It’s time to get fat.
Winter is coming and if you keep eating like a bird, you’ll have to head south. But if you are planning to stay in the chilly North it’s time to start eating like a Grizzly bear.
Getting fat for winter is not something you should approach lightly and there are a few things to consider before you start plumping up your big bear butt. Eating like a Grizzly bear requires time, resources and dedication.
During the fattening process bears need to consume vast amounts of food that we humans consider to be low calorie. It is easy getting fat while you’re eating pancakes, but try packing on the pounds with berries and salmon. During their eating peak, Grizzlies will consume 5-10% of their weight in food per day. That requires substantial dedication to eating and foraging.
It’s not as easy as a single visit to the nearest fast food joint for your daily fat intact, they have to forage through forest and mountains and rivers to find the food they need to pack it on. Foraging means burning major calories and that means more food to make fat.
Two months before hybernation bears effectively turn into omnivorous zombies. Something switches in their brain that allows the to eat for 20 hours a day. The technical term is hyperphasia, but feeding frenzy sums it up nicely.
During hyperphasia they give the illusion of being more docile, but if you were to approach a bear while in this trans-like state it would become startled and would result in a dangerously defensive bear.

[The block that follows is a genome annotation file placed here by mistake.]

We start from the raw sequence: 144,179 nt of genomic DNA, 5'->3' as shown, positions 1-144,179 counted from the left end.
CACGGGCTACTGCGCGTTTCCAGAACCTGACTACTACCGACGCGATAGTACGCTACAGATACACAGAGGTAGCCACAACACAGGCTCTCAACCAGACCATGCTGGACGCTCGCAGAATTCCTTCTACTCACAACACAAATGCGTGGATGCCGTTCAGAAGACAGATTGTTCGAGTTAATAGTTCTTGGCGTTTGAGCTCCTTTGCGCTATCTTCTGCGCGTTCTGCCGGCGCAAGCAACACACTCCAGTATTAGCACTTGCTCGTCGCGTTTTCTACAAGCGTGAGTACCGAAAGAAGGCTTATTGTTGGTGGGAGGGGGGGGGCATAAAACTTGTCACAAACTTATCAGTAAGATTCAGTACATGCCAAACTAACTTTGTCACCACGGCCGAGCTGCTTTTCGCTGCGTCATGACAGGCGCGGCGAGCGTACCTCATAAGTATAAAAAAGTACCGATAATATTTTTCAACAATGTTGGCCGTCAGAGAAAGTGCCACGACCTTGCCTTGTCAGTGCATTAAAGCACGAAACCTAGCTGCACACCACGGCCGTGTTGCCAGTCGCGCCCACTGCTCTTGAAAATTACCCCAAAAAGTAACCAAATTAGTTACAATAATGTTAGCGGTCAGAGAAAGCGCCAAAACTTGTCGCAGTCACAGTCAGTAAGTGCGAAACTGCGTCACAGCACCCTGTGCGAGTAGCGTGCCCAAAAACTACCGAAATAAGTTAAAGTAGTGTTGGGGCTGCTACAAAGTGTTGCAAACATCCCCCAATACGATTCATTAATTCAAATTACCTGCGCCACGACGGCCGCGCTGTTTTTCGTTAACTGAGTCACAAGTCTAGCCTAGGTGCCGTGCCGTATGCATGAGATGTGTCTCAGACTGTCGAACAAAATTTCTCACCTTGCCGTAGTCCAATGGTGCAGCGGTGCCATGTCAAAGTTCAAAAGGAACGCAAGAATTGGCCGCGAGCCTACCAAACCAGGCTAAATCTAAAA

When calories are scarce bears can be especially grumpy, but during salmon spawning bears will gladly rub shoulders while they plump up on the plentiful fatty fish. However in the great stretches of barren land a bear will fiercely defend his plot.
A bear’s diet depends their geography. In Banff the most plentiful calories come from soap berries (an aquired taste by human standards). Tthey fill out their diet with a limited selection of tubers, nuts, shoots and whatever else they are lucky enough to find. As a result of a fairly limited source of protein, the mountain bears are half the size of their west coast counterparts. The Coastal bears have plentiful salmon for protein and juicy berries for sugary carbs. They enjoy better variety with the additionf of wild carrots, rutabagas and sometimes shellfish and seaweed.
While Grizzlies are not true scavengers, they are definitely opportunists, seizing anything that is slow enough to be in the wrong place at the right time.
The pros and cons of honey are always a balance between sweet pleasure and stinging pain, but clever bears will wear a mud mask to protect their eyes and nose from prickly bees. High up in the seemingly barren mountain tops certain bears have discovered that moth larvae have more calories by weight than any other bear food and are worth the effort of flipping over rocks to get them.
If you are hungry in the bush, you can eat what the bears eat, but a steady diet of larvae and parsnip shoots would not be very appetising. You increase your chances of survival by eating what bears eat, but decrease your chances when you start tailing a hungry bear.
Common-sense would tell most of us to avoid bears for our own personal safety, have you considered how dangerous you are to a bear’s well-being?
For grizzlies, much depends on dinner. If you stop your car to watch a bear feeding along the side of the road, it can have a devastating effect on the bear’s ability to reproduce. A frightened bear gets stressed, being stressed takes more calories to make fat, the amount of fat on a female will directly effect the number of cubs she is able to have.